Chicks- When you bring home your peeping box of joy, place them into a plastic bin with a little shredded newspaper or straw, a little feeder of organic chick starter, and another one of water.  Have the heat lamp on the edge of the box.  They should be at a cozy 95 degrees.  If they hover in the far corner away from the lamp, they are too hot, if they huddle under it, they are too cold.  You want to adjust the heat lamp so they are running freely and pile up wherever.  Dip their beaks into the water to teach them to drink.  Raise the heat lamp a little each week, lowering the temperature ten degrees a week until it matches the outdoor temps.  By then they will be jumping out looking for food and fun.

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I have been writing and speaking about chickens for over six years now.  You can read through any of my articles under Animals/Chickens for laughs and info.  This article was published in the newspaper some years ago. You may be surprised at some of the chicken facts!  13 Things the Ladies Want You To Know 

 

 

 

An Epiphany for Change (is there any real food out there anymore?)

An epiphany.  How many times do we hear things, read things, learn things before we finally GET IT?

“I’m so glad I’m not an addict,” I say to my husband, laughing, “I have zero self control!”  We were out again.  Out to eat even though we had food at home, we didn’t have the money to be eating out, and I knew damn well that I would feel terrible after eating at a restaurant.  And yet, every couple of days I get to craving something and give in.  Oh, it’s never fresh salad or anything like that.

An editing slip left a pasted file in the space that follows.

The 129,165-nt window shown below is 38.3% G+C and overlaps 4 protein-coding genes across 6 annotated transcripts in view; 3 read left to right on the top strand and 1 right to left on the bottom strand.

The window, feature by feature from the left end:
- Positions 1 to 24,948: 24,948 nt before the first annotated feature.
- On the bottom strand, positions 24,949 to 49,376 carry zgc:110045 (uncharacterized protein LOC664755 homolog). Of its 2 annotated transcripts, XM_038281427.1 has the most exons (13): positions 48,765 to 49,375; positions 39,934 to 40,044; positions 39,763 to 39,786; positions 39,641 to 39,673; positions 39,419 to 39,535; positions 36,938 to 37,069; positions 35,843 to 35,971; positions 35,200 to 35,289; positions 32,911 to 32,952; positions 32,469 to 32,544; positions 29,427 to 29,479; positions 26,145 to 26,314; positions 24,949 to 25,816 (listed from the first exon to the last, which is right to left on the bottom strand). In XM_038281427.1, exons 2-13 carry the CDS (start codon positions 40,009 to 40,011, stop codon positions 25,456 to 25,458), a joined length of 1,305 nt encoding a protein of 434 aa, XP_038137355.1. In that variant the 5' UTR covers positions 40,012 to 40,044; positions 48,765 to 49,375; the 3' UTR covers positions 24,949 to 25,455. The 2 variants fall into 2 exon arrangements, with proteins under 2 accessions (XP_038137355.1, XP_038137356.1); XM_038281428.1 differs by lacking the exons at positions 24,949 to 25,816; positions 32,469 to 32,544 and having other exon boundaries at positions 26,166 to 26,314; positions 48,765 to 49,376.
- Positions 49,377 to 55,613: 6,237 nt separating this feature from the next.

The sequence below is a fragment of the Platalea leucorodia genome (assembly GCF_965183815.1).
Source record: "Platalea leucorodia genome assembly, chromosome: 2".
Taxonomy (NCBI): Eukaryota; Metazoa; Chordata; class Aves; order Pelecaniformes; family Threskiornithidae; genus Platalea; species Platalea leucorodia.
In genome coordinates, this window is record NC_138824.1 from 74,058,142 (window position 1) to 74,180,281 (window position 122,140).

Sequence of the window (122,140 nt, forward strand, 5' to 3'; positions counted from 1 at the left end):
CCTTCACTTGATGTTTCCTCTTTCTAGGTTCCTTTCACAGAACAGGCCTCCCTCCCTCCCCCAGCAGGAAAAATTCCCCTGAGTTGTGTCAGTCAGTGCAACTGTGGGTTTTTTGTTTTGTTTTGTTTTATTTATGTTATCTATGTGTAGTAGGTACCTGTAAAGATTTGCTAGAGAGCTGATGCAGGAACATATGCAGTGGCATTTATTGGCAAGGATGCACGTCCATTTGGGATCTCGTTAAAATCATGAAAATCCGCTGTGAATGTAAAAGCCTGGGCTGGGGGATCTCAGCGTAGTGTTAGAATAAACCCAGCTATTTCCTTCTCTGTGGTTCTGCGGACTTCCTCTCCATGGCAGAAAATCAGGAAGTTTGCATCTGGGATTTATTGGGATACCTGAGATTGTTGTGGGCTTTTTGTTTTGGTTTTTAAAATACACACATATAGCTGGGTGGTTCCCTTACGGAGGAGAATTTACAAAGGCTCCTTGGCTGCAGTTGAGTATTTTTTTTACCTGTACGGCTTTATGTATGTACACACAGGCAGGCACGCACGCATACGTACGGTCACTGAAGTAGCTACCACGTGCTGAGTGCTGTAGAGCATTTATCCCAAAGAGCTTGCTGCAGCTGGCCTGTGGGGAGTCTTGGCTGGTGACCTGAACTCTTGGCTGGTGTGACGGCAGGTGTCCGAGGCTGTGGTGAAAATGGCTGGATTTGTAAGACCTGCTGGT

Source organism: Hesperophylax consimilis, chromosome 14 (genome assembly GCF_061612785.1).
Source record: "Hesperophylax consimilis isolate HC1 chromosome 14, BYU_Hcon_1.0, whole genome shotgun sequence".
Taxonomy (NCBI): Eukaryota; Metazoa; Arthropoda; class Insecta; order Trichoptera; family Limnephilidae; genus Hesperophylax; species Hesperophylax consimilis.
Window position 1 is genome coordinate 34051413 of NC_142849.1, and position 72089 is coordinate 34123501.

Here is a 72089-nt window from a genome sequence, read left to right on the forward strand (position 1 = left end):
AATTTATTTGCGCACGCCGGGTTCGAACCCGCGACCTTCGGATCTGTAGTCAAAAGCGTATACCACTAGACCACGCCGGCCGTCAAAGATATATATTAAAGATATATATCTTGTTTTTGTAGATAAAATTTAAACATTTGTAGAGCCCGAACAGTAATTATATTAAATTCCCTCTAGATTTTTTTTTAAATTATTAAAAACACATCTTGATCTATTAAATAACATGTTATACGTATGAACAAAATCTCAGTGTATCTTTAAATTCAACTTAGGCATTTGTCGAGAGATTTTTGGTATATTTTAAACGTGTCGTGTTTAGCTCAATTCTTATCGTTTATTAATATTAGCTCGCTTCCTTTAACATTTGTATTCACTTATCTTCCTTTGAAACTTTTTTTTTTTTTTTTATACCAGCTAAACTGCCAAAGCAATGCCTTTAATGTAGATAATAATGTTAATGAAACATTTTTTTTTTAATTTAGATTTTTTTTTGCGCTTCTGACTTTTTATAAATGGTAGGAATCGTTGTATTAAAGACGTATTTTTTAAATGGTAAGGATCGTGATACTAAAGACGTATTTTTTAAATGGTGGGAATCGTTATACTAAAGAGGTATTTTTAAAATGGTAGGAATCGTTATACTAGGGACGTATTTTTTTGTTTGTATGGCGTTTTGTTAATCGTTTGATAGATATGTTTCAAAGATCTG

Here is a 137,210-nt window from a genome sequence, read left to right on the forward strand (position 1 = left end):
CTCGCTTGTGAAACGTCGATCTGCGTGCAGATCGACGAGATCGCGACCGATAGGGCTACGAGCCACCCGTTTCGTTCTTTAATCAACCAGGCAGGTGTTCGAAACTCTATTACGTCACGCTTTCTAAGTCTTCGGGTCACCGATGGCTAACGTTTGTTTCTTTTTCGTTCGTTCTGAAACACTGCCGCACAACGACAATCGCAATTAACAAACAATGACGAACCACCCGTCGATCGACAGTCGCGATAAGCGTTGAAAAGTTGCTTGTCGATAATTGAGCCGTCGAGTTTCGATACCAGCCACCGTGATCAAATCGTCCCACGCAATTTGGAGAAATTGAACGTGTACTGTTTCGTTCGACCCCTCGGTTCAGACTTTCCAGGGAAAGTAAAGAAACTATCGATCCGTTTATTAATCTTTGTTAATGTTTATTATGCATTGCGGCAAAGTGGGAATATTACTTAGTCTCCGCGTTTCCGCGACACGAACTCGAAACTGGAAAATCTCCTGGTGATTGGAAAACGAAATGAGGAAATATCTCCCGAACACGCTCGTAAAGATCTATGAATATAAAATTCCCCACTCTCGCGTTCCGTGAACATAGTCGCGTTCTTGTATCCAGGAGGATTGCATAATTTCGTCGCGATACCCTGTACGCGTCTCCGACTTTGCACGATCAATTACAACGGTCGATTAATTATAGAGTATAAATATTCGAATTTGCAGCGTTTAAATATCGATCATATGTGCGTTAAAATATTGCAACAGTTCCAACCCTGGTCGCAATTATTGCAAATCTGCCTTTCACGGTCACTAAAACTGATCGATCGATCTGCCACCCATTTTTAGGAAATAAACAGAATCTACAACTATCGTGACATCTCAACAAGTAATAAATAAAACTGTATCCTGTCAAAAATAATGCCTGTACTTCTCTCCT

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“What if,” I ventured, “all of the preservatives and chemicals and refined oils in the food are actually addictive and that is why we keep having to eat out even though we don’t really want to?”  I didn’t need an answer.  We already knew.  I am an addict.  And it started long before I ever heard of a GMO or MSG or chemical food.

I casually looked at the ingredients of the bag of organic, gluten free, healthy chips that I packed into Doug’s lunch.  And there, quietly hidden among the organic ingredients with asterisks by them, were two ingredients.  Natural flavors and citric acid.  Natural flavors is a chemical creation with derivatives of MSG and GMO ingredients.  Citric acid is GMO black mold grown on GMO corn.

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The epiphany and mild panic ensued and I realized that the reason that I cannot feel satiated with simple foods is because I have been fed chemical stuff my whole life!  Ever since the marketing folks convinced grandma and mama that convenience was their birthright, we have been subtly poisoned.

Now, I don’t want to sound like a conspiracy theorist, or anything, and I certainly don’t want to scare you, but folks, we are being poisoned.  Snacks, treats, oils, restaurant foods, it’s in my chicken’s food…everywhere we are being given doses of chemicals created to keep us coming back.  You can’t go to your friend’s house for dinner or a coffee shop for a latte without consuming these things.  Consider the extreme rates of cancers and of all the other diseases out there, and well, it’s just no wonder.